How often are elected leaders chosen?
Leaders are elected by popular vote in a democratic process every two years.
Approximately how many members does your community have?
There are approximately 3,700 band members within my home community.
What are the criteria to become a member?
My home community membership is made up of "status Indians" pursuant to provisions of the Indian Act. There are currently no membership provisions for non-status or unregistered Indians to become members of the Pine Creek First Nation.
Is your language still spoken on your homelands? If so, what percentage of your people would you estimate are fluent speakers?
The language of my people is Anishinaabemowin. In my home community, about 30 to 40 percent of the people speak fluently. Around 75 percent of the community understands the language to some extent, and another 20 percent or fewer do not understand, nor speak, the language.
What economic enterprises does the Pine Creek First Nation own?
The band has a video lottery terminal lounge, which generates in excess of $1,000,000 a year. We also have a tobacco retail program, which allows the band to collect a rebate on provincial wholesale taxes and in turn reflects as a profit to the band in the amount of approximately $500,000 annually. Construction companies also operate on the reserve, and forestry operations in support of hydro development are significant economic generators at this time.
What annual events does your band sponsor?
My home community sponsors an annual pow wow in the late summer, as well as several sporting initiatives for youth.
What other attractions are available for visitors to your lands?
Visitors to our lands are welcome to see a vast array of wildlife, including purebred wood bison, numerous bears, elk, moose, deer, and many fur-bearing animals—beaver, otter, marten, fox, mink, rabbit.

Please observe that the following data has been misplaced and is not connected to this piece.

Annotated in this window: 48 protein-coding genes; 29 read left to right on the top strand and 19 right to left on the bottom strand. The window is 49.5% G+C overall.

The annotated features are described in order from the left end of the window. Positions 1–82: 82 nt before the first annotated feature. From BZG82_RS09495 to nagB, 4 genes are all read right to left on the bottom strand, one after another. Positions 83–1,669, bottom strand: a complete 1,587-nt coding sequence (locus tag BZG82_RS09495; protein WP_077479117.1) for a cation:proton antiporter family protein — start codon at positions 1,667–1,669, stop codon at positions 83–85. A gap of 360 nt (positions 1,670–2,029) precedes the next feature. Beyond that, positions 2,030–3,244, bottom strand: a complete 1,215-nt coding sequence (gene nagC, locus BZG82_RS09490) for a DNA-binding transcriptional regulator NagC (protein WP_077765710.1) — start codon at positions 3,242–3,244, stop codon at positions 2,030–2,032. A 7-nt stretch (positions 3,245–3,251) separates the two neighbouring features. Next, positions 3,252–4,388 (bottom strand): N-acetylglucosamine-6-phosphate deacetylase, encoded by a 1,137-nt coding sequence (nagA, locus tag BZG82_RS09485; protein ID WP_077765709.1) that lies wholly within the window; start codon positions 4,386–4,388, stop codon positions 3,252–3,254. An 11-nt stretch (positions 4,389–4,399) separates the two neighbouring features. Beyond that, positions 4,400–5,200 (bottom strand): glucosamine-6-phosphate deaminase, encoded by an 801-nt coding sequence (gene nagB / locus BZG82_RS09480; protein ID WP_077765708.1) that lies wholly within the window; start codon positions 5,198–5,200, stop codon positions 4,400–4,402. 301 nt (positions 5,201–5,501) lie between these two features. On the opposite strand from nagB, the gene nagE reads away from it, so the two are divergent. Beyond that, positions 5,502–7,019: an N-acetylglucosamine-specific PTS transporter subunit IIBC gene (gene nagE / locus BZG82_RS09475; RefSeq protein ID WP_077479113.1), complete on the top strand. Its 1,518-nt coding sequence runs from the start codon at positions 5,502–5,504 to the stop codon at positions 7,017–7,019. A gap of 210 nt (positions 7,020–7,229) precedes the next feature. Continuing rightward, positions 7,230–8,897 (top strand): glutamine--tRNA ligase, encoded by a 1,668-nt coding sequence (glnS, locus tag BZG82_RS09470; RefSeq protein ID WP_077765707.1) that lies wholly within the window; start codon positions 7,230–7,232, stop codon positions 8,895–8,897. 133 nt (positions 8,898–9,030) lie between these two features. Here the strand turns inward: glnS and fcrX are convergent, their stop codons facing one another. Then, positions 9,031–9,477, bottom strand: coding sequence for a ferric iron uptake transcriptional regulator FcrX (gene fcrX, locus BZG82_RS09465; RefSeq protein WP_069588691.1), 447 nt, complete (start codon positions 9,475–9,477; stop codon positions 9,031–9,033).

How does your band deal with Canada as a sovereign nation?
As a sovereign nation, the community is now beginning to re-emerge from the long legacy of devastation of the residential school era. The community, under my leadership, implemented a rights-based approach to governance. That means that we stand firm on principles of self-determination and self-government. In order for that to happen, the lands must be protected as well, which has always been a priority of mine.
In my capacity as the grand chief of the AMC, I bring the same principles of rights-based leadership to the collective bargaining and political advocacy initiatives of the Manitoba chiefs.
Derek Nepinak (in feather headdress at center), grand chief of the Assembly of Manitoba Chiefs, meets with members of the indigenous peoples' rights movement Idle No More as they march from Victoria Island to Parliament Hill in Ottawa, Canada. January 11, 2013. Photo by Suzanne Ure, courtesy of Chief Nepinak.
What message would you like to share with the youth of your community?
I would like the youth to know that there is a need for them to develop skills and become educated in business, law, history, and other areas in order to bring strong leadership far into the future. We are waking from a terrible intergenerational legacy of residential school assimilation policies, and our young people need to know that they can lead us even further into re-establishing our traditional principles of governance and bringing prosperity back to our families.
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From left to right: Representative Ponka-We Victors (Tohono O’odham/Southern Ponca) taking the oath of office in the Kansas House of Representatives; photo courtesy of Kansas Rep. Scott Schwab. Bird Runningwater (Cheyenne/Mescalero Apache) at the Sundance Film Festival; photo courtesy of WireImage. Sergeant Debra Mooney (Choctaw) at the powwow in Al Taqaddum Air Force Base, Iraq, 2004; photo courtesy of Sgt. Debra Mooney. Councilman Jonathan Perry (Wampanoag) in traditional clothing; photo courtesy of Jonathan Perry. Suzan Shown Harjo (Cheyenne/Hodulgee Muscogee) at Blackhorse et al. v. Pro Football, Inc., press conference, U.S. Patent and Trade Office, February 7, 2013; photo courtesy of Mary Phillips. All images used with permission.